Thursday, November 22, 2007


Someone left a bunch of comments. I didn't appreciate them very much. Remember people, the goal in life is to think positive. On that note, I'd like to tell a story that I read in the previously-mentioned "Shabbos Secrets". By the way, this book absolutely rocks. Buy it now. Seriously. Anyway, there's a story told of the Belzer (Bobover?) Rebbe who once held a Tish by a summer resort. Short note: I've been to just on Tish, of the Skverer Rebbe in LA, and it was pretty amazing. I imagined, if this is a Tish, then imagine how great a Farbrengen with the Rebbe was. As my friend Sholom Goldberg said, quoting his father, "Watching a video of the Rebbe Farbrenging is amazing. The only thing you miss is the sound of angel's wings beating."
Back to the story. A bunch of Litvisher (man, that was PC, huh editor?) Bochurim from Mattersdorf (don't ask) came, and they were very interested to see all the interesting Minhagim. The Rebbe invited them to ask any questions that they might have on his Hanhaga (conduct). One Bochur, named Chaim, asked, "I noticed that the Rebbe made Kiddush very late, at 11:00. It says in Shulchan Oruch that a person should make Kiddush as soon as possible after Shabbos starts. What gives?" The Rebbe answered, "The Shulchan Oruch doesn't say a time that a person has to make Kiddush by, just that he should hurry. And this I did, for if not, I'd be making Kiddush tomorrow morning." The Bochur was so impressed that he became a Chassid on the spot.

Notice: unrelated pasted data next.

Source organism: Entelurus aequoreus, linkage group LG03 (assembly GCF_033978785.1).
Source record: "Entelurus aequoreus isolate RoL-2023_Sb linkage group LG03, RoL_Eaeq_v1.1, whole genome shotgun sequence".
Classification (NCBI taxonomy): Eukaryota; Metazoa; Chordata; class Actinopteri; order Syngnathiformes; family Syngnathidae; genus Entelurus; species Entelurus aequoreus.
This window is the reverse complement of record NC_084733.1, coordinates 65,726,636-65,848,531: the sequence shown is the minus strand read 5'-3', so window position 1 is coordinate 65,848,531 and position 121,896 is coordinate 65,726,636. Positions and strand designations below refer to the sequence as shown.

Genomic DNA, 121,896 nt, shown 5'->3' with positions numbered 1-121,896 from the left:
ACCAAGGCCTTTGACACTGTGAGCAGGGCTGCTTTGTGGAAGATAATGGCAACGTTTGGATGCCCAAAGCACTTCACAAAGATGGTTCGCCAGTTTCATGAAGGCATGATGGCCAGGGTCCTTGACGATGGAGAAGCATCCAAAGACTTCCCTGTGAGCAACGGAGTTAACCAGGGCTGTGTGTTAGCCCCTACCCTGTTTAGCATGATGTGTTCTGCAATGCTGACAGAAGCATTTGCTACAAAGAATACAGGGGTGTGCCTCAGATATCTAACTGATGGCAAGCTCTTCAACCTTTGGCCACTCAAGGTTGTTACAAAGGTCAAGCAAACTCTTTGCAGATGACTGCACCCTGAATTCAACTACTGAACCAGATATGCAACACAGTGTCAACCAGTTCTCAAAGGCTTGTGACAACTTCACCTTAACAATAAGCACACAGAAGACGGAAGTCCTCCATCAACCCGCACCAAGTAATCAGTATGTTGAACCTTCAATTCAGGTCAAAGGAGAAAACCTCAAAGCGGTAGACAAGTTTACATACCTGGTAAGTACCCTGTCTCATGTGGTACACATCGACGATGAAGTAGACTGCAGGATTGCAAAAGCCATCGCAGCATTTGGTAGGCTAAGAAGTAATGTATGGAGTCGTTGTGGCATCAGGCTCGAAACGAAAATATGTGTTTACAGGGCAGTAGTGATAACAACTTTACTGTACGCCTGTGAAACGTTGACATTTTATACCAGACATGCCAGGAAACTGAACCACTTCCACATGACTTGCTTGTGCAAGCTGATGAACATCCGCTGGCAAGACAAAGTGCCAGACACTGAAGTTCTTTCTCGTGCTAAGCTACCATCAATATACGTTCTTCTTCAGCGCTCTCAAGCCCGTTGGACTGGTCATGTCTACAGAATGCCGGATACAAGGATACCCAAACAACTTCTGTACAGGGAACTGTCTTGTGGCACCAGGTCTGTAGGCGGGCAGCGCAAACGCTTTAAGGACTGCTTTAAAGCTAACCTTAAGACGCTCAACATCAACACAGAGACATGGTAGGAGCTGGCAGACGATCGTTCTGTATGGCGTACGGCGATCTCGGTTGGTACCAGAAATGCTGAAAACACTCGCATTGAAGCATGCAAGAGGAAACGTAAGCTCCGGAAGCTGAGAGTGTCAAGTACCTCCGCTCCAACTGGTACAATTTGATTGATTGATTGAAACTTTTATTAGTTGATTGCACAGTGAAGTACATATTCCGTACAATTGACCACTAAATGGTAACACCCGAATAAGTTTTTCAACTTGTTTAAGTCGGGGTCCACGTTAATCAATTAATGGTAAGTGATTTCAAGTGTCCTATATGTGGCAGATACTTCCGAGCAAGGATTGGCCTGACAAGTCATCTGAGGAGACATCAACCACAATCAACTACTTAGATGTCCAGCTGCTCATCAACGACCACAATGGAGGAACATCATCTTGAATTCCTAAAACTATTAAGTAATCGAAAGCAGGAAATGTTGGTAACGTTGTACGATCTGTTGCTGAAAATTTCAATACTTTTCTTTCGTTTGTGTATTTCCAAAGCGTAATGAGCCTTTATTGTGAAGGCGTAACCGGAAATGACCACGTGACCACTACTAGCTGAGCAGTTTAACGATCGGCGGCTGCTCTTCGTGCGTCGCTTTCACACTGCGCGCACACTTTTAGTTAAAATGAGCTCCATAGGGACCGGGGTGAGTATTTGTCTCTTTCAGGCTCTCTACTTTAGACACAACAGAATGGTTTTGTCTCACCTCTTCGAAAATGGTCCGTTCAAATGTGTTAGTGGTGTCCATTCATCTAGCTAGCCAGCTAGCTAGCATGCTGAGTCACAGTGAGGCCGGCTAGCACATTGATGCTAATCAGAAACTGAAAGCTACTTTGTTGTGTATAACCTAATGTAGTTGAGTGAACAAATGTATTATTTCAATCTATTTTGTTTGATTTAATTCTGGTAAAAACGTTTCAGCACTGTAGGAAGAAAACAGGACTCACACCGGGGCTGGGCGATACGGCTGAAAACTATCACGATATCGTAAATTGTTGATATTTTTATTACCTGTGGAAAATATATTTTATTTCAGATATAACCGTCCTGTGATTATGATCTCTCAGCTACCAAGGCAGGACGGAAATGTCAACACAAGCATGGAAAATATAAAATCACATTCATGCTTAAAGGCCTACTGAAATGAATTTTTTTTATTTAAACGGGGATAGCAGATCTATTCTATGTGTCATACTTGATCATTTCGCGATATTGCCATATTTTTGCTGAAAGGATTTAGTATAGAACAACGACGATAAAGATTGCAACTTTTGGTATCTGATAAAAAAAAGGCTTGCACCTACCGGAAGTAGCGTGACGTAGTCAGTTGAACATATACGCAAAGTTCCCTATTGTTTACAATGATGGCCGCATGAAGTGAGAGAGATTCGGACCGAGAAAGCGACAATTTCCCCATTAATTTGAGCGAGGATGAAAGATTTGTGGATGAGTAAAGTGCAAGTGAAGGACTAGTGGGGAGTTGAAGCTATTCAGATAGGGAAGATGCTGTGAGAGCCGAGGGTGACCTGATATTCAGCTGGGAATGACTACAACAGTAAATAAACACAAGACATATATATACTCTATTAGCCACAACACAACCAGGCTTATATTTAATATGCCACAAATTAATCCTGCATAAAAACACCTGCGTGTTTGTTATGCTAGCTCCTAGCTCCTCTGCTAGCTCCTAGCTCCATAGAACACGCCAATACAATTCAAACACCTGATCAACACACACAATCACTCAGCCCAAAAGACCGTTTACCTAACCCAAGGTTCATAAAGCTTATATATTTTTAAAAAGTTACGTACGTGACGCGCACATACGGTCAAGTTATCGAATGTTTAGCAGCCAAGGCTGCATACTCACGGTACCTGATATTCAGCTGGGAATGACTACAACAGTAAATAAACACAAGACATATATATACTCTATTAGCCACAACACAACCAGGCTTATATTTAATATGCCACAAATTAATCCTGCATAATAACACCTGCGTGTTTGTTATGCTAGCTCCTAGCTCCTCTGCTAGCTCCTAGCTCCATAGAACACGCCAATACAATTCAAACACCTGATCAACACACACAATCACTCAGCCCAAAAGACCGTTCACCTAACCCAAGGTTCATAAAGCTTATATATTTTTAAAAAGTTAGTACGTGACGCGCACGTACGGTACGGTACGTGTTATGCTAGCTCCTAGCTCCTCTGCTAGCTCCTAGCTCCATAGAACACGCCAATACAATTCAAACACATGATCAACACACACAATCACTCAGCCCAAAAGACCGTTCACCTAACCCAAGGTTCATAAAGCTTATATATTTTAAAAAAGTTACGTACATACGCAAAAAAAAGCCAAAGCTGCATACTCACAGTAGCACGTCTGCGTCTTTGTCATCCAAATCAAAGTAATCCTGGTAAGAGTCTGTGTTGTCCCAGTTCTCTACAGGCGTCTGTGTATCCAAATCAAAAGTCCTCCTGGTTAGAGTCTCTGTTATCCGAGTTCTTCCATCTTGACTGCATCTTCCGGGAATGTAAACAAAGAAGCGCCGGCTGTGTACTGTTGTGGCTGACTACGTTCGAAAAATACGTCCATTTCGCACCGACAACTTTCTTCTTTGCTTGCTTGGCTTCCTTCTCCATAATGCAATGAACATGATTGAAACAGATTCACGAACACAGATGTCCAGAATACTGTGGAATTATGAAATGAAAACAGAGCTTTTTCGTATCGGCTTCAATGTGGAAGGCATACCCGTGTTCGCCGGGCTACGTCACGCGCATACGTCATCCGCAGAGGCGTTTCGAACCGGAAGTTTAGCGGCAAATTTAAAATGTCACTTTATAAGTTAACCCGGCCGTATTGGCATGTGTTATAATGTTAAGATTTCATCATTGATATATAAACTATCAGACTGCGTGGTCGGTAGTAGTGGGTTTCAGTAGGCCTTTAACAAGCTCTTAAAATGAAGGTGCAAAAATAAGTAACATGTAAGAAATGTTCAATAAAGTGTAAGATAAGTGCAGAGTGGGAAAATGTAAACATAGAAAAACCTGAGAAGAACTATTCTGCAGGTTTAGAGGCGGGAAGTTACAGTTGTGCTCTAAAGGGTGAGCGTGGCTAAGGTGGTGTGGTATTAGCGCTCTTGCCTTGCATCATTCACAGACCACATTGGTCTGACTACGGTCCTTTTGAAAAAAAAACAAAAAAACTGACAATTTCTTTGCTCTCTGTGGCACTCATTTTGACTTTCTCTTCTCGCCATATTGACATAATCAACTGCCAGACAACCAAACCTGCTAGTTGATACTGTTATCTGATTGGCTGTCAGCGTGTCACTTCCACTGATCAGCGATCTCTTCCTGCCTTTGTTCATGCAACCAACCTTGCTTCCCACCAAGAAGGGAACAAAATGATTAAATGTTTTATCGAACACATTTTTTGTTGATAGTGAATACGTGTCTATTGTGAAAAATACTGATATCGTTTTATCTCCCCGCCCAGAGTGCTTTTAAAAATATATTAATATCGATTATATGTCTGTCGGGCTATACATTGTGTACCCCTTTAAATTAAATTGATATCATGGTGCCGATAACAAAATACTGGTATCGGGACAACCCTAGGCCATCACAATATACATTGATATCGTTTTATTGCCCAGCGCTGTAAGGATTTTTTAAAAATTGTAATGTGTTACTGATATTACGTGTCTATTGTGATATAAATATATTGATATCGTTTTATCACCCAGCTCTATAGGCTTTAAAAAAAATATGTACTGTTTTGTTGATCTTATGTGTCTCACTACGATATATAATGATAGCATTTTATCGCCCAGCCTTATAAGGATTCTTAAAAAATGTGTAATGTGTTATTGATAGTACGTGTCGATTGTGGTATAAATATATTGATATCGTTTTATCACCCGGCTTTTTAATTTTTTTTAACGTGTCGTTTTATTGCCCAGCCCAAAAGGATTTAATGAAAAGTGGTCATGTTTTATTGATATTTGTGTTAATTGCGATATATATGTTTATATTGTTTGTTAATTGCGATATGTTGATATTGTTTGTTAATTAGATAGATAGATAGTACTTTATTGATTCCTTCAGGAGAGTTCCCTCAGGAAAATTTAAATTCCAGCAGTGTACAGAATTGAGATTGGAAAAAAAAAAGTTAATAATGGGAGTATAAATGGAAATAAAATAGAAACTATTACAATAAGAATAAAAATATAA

Do I have a problem with this story? You bet. Let me preface my rant with another story. Back in the day, Mikves were cold. Like freezing cold. Like Lake Superior freezing cold. Like I once went into Lake Superior for Mikve. Like it was really cold. Once again, back to the story. The way they used to heat up the Mikve was that they'd keep a steaming vat of water near the Mikve, and every time a guy wanted to use it he'd pour some in, jump in, out, and get on with his life. I believe this story took place in Ruzhin, but don't quote me on that. Anyway, two local Chassidim went into the Mikve, did the vat-pouring trick, and a horrible scream alerted them to the fact that there was in fact a guy underneath the vat. Whoops. They carried his dead body to the Rebbe (of wherever it was) and he did the Elisha thing (look it up) and the guy, who happened to be a Lubavitcher woke up. An incredible miracle. The Chassid said to the Rebbe, "Yasher Koach (Thanks), but the Rebbe is in Lubavitch."
So what's my problem with the first story? If you're going to be affected every time someone has a brilliant comment, you may as well go be the Chassid of a late night talk show host. Judaism demands inner struggle, work, the triumph of good over evil. OK, so I'm being a little harsh. But that's what Thanksgiving is all about, no?